4. Strict vegetarians can choose to omit the feta cheese.

ENJOY!

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Cooking for one is tough, but cooking for one while you are on a student budget is even more challenging. To make sure my daughter is eating a healthy diet while she is away at college, I’ll occasionally ask her what she’s cooking for dinner. Last week she told me she made a pasta dish with Portobello mushrooms. Thick and “meaty” Portobello mushrooms are good nutritious alternatives to eating meat and they cost less, too. She’s a smart cook who likes good food, but can still eat healthily on a budget.

Portobello or Portabella mushrooms are one and the same and are merely large (4-6 inches) brown crimini mushrooms. According to the Self Nutrition Data site, a Portobello mushroom ” . . . is low in Sodium, and very low in Saturated Fat and Cholesterol. It is also a good source of Protein, Thiamin, Vitamin B6, Folate, Magnesium, Zinc and Manganese, and a very good source of Dietary Fiber, Riboflavin, Niacin, Pantothenic Acid, Phosphorus, Potassium, Copper and Selenium.”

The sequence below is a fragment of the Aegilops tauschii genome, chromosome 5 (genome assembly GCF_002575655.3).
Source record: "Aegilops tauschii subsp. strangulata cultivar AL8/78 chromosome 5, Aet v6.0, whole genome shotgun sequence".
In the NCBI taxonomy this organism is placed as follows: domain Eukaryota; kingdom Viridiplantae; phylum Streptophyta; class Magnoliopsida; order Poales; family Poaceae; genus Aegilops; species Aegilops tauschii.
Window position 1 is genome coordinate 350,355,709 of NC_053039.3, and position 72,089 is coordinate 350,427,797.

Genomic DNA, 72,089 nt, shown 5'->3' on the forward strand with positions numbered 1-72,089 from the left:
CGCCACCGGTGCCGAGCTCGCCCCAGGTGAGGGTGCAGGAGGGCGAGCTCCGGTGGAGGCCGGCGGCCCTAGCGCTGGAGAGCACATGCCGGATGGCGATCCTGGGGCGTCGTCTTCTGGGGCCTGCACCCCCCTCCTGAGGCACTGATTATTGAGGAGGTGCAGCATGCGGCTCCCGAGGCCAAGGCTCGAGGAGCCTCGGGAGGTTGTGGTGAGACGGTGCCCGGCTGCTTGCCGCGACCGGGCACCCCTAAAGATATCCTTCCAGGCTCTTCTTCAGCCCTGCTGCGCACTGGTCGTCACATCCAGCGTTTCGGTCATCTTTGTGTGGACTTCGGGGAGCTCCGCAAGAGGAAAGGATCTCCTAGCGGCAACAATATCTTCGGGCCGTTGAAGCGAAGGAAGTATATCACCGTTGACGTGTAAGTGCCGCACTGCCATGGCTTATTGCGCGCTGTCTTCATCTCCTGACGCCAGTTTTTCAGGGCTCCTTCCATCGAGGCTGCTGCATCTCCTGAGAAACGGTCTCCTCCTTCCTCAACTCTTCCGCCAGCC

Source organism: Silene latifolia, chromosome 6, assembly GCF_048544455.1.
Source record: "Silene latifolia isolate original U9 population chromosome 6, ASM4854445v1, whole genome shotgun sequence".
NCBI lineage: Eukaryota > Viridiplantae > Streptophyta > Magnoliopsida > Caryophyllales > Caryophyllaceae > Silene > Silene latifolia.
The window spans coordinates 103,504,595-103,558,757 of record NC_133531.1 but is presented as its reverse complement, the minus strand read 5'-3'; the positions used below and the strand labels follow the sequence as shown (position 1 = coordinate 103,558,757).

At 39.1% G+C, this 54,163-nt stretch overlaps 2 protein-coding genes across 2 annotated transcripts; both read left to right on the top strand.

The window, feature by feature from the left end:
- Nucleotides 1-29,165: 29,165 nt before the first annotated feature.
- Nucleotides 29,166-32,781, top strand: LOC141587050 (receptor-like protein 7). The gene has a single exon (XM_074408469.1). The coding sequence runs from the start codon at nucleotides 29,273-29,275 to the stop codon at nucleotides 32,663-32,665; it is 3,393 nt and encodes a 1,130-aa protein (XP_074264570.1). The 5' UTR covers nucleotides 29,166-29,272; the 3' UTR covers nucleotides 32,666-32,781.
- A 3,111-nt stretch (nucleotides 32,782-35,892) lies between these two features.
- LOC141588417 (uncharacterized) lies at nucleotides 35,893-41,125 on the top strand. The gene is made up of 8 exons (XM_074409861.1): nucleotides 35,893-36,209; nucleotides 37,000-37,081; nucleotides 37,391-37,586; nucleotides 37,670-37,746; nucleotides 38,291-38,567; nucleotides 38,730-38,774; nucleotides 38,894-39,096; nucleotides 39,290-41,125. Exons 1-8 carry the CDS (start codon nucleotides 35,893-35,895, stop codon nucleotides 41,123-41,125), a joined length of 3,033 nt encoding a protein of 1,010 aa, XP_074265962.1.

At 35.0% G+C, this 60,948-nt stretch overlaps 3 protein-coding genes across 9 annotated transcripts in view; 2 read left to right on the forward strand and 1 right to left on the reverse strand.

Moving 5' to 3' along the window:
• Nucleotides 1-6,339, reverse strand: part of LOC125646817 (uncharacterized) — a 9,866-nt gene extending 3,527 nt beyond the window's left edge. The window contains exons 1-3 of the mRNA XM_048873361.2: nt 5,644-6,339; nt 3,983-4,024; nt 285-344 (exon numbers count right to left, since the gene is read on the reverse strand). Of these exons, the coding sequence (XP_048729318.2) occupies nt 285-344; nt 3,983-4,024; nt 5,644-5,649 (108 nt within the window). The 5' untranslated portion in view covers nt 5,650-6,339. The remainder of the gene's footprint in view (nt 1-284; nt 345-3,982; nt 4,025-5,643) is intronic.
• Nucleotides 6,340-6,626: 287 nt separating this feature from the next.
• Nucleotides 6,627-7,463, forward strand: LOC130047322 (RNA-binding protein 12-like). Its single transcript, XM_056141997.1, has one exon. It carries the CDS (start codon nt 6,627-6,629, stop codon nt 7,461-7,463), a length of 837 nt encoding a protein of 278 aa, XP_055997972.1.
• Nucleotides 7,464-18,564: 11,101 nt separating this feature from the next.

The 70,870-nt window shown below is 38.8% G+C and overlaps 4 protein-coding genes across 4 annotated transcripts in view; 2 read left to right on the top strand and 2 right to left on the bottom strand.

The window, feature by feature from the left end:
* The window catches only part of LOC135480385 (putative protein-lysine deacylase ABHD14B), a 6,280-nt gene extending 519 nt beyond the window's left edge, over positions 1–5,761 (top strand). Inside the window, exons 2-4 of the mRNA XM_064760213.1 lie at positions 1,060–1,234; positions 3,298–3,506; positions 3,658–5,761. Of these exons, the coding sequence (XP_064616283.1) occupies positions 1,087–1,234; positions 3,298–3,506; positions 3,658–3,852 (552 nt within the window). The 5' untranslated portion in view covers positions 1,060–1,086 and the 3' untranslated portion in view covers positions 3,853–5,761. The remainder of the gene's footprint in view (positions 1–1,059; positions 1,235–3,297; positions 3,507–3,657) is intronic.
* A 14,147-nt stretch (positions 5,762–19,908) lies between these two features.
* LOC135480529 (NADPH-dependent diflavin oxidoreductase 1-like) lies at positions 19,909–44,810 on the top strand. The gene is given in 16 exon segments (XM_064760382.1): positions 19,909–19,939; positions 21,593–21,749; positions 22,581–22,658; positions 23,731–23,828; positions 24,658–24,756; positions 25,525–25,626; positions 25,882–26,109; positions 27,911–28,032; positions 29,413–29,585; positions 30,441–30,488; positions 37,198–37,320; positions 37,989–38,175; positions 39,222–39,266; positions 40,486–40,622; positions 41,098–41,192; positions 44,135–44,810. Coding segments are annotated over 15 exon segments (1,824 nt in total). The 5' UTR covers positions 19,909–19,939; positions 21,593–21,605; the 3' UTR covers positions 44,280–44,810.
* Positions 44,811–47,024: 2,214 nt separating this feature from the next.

When purchasing Portobello mushrooms, look for ones that are firm and without spots or discoloration. Avoid mushrooms that are broken, shriveled, or have a wet and slippery feeling. Whole mushrooms will remain fresh for 5-7 days if stored properly. Sliced mushrooms have a shorter shelf life. To prevent loss of flavor, avoid washing Portobello mushrooms in water before cooking them. Wiping them gently with a damp cloth or brushing them lightly with a cooking brush will remove any sand or debris.

Grilled Portobello Mushroom Salad
Adapted from a Gourmet Magazine recipe

Salad Ingredients:
4 large portobello mushrooms
6 oz. mixed salad greens

Sherry Vinaigrette Ingredients:
1/3 C medium-dry sherry
3 T balsamic vinegar
1 T minced garlic
1 T minced shallot
1 T sugar
Salt, to taste
Pepper, to taste
1/2 C olive oil
1/2 C vegetable oil
3 T finely chopped mixed herbs, such as parsley, basil, thyme, sage and chives

Directions:
1. In a very small pot, boil sherry until reduced by about half. Let cool.
2. In a bowl whisk together sherry reduction, balsamic vinegar, garlic, shalllot, sugar, salt and pepper.
3. Add oils in a stream, whisking until emulsified.
4. Whisk in herbs.
5. Reserve 1/4 cup vinaigrette for dressing salad greens.